The researchers focused on orange puffball sponges (Tethya aurantia), a species that is native to the Mediterranean Sea. The sponge’s body is formed by hundreds of rods (spicules) bundled together, while each of them has an odd and remarkably consistent shape, going gradually from fatter in the middle to thinner at the ends. "We saw the shape and wondered if there might be an engineering principle at work here", said Kesari, Assistant Professor of Engineering at Brown. Using structural mechanics models to understand what forces are acting on each individual spicule, they found that the mismatch in stiffness between the bulk of the sponge's soft body and the more rigid spicules causes each spicule to experience primarily one type of mechanical loading -- a compression load on each of its ends. The primary mode of failure for a structure with this mechanical load is through buckling as at a certain critical load, the structure starts to bend somewhere along its length. So, the researchers wanted to see if there was anything special about them that helped them resist buckling. Scanning electron microscope images of the inside of a spicule and other tests showed that they were monolithic silica -- essentially glass. "We could see that there was no funny business going on with the material properties," Monn said. "If there was anything contributing to its mechanical performance, it would have to be the shape."
Even since 1851, the German scientist Thomas Clausen had proposed that columns that are tapered toward their ends should have more buckling resistance than plain cylinders, which are still the primary design for architectural columns. His theory was also confirmed in the 1960s by the mathematician Joseph Keller, who calculated that the Clausen column is 33% more resistant than a cylinder. Even compared to an ellipse, which is slightly fatter in the middle and pointier at the ends, the Clausen column had 18% better buckling resistance. After making precise dimensional measurements of dozens of spicules, Monn and Kesari showed that their shapes were remarkably consistent and nearly identical to that of the Clausen column. "The spicules were a match for the best shape of all possible column shapes," Monn said.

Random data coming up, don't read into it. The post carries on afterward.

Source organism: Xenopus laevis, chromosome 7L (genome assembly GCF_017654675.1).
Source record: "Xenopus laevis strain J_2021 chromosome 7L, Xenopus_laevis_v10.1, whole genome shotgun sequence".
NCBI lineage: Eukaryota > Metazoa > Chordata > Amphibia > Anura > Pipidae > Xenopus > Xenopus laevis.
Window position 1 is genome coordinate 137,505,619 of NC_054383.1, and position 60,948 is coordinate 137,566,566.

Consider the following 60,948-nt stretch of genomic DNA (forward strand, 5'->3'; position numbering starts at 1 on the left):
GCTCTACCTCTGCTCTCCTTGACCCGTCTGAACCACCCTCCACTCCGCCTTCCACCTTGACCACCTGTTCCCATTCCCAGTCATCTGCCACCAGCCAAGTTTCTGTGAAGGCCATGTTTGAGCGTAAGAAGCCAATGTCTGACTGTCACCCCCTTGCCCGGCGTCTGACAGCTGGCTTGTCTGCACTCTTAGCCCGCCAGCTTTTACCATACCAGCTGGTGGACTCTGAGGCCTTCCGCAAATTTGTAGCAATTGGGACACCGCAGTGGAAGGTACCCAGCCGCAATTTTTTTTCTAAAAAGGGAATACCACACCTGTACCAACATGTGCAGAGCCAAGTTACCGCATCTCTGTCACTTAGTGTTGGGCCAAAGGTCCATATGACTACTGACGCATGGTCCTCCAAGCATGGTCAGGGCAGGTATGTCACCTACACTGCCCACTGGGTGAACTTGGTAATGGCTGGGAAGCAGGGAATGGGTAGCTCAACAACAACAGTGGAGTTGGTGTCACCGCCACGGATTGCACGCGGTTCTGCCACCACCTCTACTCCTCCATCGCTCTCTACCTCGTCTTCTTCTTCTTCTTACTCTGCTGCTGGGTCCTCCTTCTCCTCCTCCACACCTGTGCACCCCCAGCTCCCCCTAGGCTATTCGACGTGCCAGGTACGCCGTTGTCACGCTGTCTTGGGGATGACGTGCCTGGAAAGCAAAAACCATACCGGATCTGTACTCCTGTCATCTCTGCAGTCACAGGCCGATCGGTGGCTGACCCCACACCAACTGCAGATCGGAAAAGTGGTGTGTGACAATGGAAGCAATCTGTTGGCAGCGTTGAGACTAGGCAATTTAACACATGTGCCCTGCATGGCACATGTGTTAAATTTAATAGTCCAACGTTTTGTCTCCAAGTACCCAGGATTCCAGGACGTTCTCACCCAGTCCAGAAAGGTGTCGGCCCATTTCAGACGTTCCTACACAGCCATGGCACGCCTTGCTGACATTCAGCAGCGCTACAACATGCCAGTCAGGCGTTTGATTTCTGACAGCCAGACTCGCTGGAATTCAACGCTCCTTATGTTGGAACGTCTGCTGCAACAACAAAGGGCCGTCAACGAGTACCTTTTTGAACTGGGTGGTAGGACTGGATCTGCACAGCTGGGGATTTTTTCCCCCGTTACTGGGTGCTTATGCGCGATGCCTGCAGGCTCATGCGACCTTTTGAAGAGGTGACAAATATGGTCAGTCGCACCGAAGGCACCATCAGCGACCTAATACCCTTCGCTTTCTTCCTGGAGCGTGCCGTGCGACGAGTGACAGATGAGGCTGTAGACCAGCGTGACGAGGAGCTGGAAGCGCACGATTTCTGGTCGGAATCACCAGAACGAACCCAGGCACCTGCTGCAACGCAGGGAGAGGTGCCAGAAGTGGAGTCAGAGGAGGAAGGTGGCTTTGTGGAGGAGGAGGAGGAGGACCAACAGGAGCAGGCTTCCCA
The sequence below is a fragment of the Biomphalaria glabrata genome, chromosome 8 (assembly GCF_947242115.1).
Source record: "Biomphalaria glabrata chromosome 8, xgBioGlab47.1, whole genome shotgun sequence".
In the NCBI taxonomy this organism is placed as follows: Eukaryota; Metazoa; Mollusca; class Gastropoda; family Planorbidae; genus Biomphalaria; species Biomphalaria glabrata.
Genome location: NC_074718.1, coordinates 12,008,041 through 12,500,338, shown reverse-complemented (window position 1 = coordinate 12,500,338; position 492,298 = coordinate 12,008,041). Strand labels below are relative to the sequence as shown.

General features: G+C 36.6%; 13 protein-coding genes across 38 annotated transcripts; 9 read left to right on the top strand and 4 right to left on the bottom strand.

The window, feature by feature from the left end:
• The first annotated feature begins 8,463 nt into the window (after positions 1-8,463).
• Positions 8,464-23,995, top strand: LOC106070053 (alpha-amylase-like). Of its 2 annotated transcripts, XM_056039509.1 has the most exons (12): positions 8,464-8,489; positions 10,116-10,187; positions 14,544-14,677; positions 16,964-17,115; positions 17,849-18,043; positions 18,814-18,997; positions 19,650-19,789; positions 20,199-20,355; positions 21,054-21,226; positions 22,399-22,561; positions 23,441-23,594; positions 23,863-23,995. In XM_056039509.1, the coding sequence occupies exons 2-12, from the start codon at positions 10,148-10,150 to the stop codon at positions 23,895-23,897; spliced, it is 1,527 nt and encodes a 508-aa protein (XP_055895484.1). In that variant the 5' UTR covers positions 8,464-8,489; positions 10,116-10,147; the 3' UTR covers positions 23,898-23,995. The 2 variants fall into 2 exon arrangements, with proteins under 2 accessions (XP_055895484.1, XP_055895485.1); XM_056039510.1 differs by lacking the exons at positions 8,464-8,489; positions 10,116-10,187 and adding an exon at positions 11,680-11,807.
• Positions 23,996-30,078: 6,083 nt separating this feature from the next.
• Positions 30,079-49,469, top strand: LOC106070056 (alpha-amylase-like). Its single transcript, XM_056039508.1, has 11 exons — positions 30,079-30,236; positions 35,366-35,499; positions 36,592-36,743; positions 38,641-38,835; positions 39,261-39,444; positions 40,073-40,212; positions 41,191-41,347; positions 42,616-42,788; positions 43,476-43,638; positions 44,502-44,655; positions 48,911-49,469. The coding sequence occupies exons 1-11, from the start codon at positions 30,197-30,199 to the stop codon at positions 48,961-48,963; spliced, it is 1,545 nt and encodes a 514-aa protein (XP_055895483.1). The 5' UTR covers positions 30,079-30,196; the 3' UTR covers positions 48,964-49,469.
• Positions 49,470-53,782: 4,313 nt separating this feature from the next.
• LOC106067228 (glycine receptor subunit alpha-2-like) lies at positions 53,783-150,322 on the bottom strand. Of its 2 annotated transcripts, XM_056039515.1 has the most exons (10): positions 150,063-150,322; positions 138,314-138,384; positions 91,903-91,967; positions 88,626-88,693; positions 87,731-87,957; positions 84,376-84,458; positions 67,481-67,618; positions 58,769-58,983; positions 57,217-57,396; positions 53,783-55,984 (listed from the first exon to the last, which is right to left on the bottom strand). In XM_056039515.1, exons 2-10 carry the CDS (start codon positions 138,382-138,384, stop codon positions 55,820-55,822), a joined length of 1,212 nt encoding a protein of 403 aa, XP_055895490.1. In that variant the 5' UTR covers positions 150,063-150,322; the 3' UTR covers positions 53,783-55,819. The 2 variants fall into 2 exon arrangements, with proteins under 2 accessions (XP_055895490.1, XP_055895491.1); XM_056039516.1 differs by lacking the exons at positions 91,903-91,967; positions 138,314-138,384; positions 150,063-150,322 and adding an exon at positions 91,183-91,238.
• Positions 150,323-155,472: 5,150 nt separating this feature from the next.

However, the Clausen profile isn't widely known in the engineering community and the two researchers hope their work will be an ‘addition to our library of structural designs. We're not just talking about an improvement of a few percent. This shape is 33% better than the cylinder, which is quite an improvement’. This theory would be very useful in the new generation of materials made from nanoscale truss structures, into which it would be easy to 3D print the Clausen profile with a significant increase in buckling resistance. "This work shows that nature can hit an optimum," Kesari said, "and the biological world can still be hiding completely new designs of considerable technological significance in plain sight."
Source: Brown University